The world was changing faster than at any time since the Six Day War. In November 1989 the Berlin Wall crumbled, marking the end of the Cold War. I was an associate editor of Hors Ligne, a glossy magazine for air charter travellers. Its publisher, Geneva entrepreneur Pio Fontana (1939-2005), had co-founded with flight instructor Ernst Saxer Aeroleasing (ALG). Europe’s largest air taxi service,
ALG specialised in exfiltrating important people from delicate situations. In September 1970, the People’s Front for the Liberation of Palestine (PFLP) hijacked three airliners – a Swissair DC-8, a TWA Boeing 707 and a BOAC VC10 – to an abandoned airfield at Zarqa in Jordan. As negotiations for the release of the 431 passengers, aircrews and airliners, were engaged, ALG’s Saxer flew to Zarqa with an executive jet to expatriate the Swissair pilots upon their release. As it turned out, the hostages were evacuated by road to Amman, but the three airliners, worth millions, were blown up.
Nine years later Geneva attorney Bruno Keppler, a Hors Ligne director, acquired a half-interest with ALG in a Piper Cheyenne twin-engine turboprop. ALG held by then the European distributorship for Pipe Aircraft. In addition to the pilot, a Cheyenne can carry up to five passengers. With its avionics and cabin configuration, the Cheyenne resembled a baby airliner. The ALG-Keppeler Cheyenne was registered under the call letters HB-LLK.
Keppeler had obtained his law degree from the University of Geneva, a doctorate in law from the University of Madrid, and a comparative law degree from the International Law Academy at The Hague. I had met him some years before when he was a lead member of IOS-founder Bernie Cornfeld’s defence team. Fontana asked that I take part in the Malaysian International Air Race as a HB-LLK crewmember – i.e., the official scribe. Keppeler was pilot.
The Air Race – more properly an Air Rally – was from Paris to Singapore and back. The 13 participating aircraft were flagged off from an airfield six miles SW of Paris on the first Monday of February 1990. The contestants had to fly without incident a total of 25,000 km (15,535 miles) through the airspace of 21 countries, with six fixed layovers. I was reluctant to go as I had fallen madly in love with a Swiss druggist, Lucia Kaeppeli, and didn’t want to be away from her for a whole month. But as it was a work assignment I had no choice. HB-LLK’s co-pilot was Pierre Lainey, a dental surgeon from Rouen.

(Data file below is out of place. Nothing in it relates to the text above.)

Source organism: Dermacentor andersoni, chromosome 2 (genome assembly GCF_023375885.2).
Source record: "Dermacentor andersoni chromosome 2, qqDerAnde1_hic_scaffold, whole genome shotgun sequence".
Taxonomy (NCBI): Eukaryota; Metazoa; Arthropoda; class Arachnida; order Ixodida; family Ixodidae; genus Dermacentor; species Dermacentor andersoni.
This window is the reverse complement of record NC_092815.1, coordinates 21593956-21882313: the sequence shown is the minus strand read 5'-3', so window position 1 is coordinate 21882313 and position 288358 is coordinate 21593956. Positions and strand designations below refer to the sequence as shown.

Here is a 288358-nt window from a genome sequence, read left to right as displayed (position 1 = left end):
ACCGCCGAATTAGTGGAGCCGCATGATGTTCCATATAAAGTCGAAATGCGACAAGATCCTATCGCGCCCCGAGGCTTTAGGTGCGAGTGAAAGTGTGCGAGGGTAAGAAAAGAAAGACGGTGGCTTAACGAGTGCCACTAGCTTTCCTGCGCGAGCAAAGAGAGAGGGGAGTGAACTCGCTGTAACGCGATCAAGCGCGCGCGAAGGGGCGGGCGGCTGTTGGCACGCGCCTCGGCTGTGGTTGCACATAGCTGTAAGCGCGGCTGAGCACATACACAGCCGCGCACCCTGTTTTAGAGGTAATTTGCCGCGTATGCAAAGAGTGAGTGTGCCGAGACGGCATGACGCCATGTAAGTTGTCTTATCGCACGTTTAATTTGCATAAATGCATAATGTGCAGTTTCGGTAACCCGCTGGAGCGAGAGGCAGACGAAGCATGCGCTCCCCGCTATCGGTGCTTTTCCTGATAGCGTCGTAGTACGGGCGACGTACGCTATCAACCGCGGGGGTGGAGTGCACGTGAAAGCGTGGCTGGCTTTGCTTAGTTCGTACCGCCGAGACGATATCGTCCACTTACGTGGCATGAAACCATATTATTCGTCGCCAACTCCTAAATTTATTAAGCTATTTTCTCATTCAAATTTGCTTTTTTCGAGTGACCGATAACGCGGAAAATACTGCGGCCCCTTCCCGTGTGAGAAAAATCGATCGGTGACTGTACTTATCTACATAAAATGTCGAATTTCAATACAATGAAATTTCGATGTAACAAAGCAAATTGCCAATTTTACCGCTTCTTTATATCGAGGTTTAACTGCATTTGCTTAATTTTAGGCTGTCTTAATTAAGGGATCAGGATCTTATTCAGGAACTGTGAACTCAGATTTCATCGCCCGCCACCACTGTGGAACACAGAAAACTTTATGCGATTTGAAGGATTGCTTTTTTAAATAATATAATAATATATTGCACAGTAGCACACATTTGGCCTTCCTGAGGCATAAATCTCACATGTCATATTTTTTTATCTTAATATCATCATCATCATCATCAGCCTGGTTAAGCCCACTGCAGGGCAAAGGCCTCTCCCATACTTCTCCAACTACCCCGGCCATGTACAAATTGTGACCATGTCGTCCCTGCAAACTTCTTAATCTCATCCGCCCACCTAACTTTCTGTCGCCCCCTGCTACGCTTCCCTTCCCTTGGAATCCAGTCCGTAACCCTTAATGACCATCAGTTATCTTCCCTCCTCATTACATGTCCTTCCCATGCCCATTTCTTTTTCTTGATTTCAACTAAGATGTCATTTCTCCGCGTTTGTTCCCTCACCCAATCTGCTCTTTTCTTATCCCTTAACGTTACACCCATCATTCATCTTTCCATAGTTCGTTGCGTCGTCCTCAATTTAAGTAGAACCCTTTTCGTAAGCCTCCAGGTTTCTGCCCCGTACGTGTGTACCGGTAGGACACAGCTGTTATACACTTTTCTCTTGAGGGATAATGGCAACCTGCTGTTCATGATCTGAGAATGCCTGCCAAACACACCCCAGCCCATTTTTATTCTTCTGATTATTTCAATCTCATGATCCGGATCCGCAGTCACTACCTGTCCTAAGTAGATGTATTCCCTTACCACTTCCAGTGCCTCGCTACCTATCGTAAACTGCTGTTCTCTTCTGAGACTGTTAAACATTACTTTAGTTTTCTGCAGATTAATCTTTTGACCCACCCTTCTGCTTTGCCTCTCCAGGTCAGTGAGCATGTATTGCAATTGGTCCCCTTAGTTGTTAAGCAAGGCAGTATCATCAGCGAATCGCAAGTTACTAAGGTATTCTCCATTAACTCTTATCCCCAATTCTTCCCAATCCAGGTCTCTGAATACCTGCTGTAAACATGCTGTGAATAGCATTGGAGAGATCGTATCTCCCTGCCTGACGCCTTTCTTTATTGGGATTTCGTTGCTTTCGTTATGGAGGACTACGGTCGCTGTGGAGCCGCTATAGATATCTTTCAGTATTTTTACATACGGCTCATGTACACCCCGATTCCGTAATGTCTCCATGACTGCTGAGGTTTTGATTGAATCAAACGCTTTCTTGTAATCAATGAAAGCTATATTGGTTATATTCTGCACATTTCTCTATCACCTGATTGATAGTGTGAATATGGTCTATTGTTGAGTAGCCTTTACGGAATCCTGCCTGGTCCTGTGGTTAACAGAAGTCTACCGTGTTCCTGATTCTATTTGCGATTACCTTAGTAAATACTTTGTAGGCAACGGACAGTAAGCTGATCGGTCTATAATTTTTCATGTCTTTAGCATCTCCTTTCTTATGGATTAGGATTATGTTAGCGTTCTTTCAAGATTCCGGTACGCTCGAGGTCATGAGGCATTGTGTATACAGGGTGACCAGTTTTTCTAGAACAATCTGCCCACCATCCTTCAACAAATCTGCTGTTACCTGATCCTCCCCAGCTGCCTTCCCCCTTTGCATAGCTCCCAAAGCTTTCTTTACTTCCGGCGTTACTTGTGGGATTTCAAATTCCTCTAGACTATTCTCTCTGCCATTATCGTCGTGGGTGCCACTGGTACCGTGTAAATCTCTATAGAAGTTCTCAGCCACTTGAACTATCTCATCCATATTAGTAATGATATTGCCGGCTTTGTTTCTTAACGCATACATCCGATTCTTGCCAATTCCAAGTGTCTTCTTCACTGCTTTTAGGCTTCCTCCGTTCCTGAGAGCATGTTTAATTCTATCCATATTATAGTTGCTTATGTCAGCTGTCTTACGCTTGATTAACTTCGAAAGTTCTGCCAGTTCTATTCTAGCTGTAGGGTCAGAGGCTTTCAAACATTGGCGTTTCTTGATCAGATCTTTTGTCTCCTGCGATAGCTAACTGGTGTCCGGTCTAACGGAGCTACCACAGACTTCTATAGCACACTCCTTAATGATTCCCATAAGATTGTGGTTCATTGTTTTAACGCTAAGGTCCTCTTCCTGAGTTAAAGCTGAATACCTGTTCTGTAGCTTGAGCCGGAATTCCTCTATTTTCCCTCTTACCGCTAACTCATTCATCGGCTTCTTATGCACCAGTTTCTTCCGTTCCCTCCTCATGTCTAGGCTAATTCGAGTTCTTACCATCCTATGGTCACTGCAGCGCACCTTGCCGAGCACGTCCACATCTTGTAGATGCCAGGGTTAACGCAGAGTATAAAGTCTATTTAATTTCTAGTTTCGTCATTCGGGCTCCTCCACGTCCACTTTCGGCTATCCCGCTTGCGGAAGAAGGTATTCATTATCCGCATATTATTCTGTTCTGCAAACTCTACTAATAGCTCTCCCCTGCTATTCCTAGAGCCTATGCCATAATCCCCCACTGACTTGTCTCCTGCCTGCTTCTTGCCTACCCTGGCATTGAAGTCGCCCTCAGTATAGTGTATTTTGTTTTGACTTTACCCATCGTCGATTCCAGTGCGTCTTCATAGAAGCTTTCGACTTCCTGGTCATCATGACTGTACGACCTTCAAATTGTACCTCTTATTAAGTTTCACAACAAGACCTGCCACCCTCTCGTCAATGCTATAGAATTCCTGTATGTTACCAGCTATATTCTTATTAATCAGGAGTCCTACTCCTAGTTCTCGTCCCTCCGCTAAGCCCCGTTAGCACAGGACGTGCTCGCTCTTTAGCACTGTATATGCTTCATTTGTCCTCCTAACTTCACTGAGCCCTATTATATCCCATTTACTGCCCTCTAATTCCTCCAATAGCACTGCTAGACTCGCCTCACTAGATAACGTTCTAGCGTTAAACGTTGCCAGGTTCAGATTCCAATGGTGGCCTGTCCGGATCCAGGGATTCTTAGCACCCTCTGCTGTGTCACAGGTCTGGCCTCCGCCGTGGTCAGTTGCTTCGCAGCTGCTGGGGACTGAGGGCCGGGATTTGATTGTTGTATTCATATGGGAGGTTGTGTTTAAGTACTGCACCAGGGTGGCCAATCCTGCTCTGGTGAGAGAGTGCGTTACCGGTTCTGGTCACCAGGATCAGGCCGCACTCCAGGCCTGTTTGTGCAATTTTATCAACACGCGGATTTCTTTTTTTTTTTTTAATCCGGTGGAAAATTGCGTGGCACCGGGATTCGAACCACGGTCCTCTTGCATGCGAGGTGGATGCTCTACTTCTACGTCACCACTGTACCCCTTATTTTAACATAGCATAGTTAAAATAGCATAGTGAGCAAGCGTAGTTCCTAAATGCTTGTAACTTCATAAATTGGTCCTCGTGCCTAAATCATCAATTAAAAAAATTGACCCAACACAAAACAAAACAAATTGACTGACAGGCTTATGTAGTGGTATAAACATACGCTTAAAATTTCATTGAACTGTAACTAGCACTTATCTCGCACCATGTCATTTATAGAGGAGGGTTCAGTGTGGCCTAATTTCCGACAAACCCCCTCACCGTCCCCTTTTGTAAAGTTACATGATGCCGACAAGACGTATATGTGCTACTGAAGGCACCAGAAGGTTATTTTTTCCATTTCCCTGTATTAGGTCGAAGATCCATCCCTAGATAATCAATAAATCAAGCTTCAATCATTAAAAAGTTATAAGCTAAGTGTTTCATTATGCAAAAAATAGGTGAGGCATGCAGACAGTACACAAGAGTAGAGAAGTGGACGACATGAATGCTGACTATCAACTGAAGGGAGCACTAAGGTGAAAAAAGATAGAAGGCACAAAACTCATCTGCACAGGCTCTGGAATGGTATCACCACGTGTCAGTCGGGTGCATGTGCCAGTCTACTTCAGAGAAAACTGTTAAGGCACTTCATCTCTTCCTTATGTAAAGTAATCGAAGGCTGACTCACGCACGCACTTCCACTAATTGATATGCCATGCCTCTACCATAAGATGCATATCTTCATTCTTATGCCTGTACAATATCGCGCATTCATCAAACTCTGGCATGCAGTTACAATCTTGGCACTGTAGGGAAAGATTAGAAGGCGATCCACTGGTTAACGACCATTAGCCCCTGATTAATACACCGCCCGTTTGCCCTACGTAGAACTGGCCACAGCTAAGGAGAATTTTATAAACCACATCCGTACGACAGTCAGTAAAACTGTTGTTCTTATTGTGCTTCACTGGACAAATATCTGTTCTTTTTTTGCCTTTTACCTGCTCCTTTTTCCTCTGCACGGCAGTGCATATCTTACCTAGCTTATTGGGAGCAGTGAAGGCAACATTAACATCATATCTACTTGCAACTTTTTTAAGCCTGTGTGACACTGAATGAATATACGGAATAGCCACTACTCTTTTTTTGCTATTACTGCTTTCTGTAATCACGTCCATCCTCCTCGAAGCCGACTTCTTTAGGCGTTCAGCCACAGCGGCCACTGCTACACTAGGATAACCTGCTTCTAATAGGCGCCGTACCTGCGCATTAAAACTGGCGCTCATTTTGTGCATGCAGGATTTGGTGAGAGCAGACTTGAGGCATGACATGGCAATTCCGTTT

Our first night was at Bahrain. Next overnight stop was Dhaka. When we reached the Malaysian resort island of Langkawi we learned that Frederik de Kierk had released Nelson Mandela from 27 years of imprisonment and promised an end to apartheid. We also learned that Germany’s reunification had been approved and would be effected later in the year. What was the modern world coming to? Gorbi – Mikhail Gorbachev – with his call for perestroika (restructuring) had set in motion a political tsunami that was unstoppable.
During the Air Race, Bruno, confided his lifelong dream was to fly around the world by the Great Circle Route across Siberia. He had filed several requests with the Soviet civil aviation authority but was always rebuffed. I mentioned that I knew a senior Soviet diplomat in Geneva who might be able to help. Officially Vladimir Chebanov was listed as a Tass News Agency correspondent, but I suspected he was really a KGB agent.
Bruno agreed it was worth a try. Once back in Geneva I contacted the ever-affable Chebanov and suggested the three of us have lunch. He listened intently to Bruno’s proposition and said he would contact his superiors in Moscow. Days later the Soviet civil aviation authority requested that Bruno submit a flight plan. On 9 April 1990 ALG filed a detailed flight plan for LLK. Next day an acceptance landed on the desk of ALG’s chief dispatcher, but with certain provisos attached – the original routing had to be modified to avoid over-flight of the Kamchatka Peninsula, and from Moscow onwards the flight had to be operated with a Soviet navigator aboard. Bruno was ecstatic. A third proviso was that the authorisation was limited in time and had to be acted upon within a few days. Bruno scheduled departure for Saturday, 14 April, the day before Easter.
Bruno’s wife Sheila was in Montego Bay, Jamaica, where she owned a seaside condominium. Bruno had promised to join her after Easter, meaning that he now had to fly around the world to get there. As a surprise, he planned to bring Lena Ligonnet, Sheila’s close friend from Chamonix, France, with him. Since I had provided the contact that made the flight possible, he insisted I join them. I thought the idea splendid but explained that my heart belonged to Lucia. “That’s wonderful,” Bruno replied. “You must bring her with us.”